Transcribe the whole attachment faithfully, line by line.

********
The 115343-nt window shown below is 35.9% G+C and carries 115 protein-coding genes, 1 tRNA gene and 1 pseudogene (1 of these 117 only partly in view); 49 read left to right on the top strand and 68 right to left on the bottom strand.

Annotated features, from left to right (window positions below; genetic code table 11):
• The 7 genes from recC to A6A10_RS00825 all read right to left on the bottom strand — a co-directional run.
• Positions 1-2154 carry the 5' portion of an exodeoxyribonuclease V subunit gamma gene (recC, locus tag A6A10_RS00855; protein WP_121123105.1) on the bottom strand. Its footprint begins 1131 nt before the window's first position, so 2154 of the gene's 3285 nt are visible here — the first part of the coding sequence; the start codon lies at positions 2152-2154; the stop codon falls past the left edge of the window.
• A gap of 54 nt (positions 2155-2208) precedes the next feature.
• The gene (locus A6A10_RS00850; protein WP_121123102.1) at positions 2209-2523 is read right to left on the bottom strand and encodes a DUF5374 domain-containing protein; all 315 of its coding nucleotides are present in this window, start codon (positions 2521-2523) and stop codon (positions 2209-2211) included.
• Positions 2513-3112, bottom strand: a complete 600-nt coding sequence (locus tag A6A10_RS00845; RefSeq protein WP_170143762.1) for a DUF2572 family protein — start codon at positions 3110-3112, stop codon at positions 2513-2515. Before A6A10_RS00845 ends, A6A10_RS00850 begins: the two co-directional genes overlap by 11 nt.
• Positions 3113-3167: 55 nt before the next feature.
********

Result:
The 115343-nt window shown below is 35.9% G+C and carries 115 protein-coding genes, 1 tRNA gene and 1 pseudogene (1 of these 117 only partly in view); 49 read left to right on the top strand and 68 right to left on the bottom strand.

Annotated features, from left to right (window positions below; genetic code table 11):
• The 7 genes from recC to A6A10_RS00825 all read right to left on the bottom strand — a co-directional run.
• Positions 1-2154 carry the 5' portion of an exodeoxyribonuclease V subunit gamma gene (recC, locus tag A6A10_RS00855; protein WP_121123105.1) on the bottom strand. Its footprint begins 1131 nt before the window's first position, so 2154 of the gene's 3285 nt are visible here — the first part of the coding sequence; the start codon lies at positions 2152-2154; the stop codon falls past the left edge of the window.
• A gap of 54 nt (positions 2155-2208) precedes the next feature.
• The gene (locus A6A10_RS00850; protein WP_121123102.1) at positions 2209-2523 is read right to left on the bottom strand and encodes a DUF5374 domain-containing protein; all 315 of its coding nucleotides are present in this window, start codon (positions 2521-2523) and stop codon (positions 2209-2211) included.
• Positions 2513-3112, bottom strand: a complete 600-nt coding sequence (locus tag A6A10_RS00845; RefSeq protein WP_170143762.1) for a DUF2572 family protein — start codon at positions 3110-3112, stop codon at positions 2513-2515. Before A6A10_RS00845 ends, A6A10_RS00850 begins: the two co-directional genes overlap by 11 nt.
• Positions 3113-3167: 55 nt before the next feature.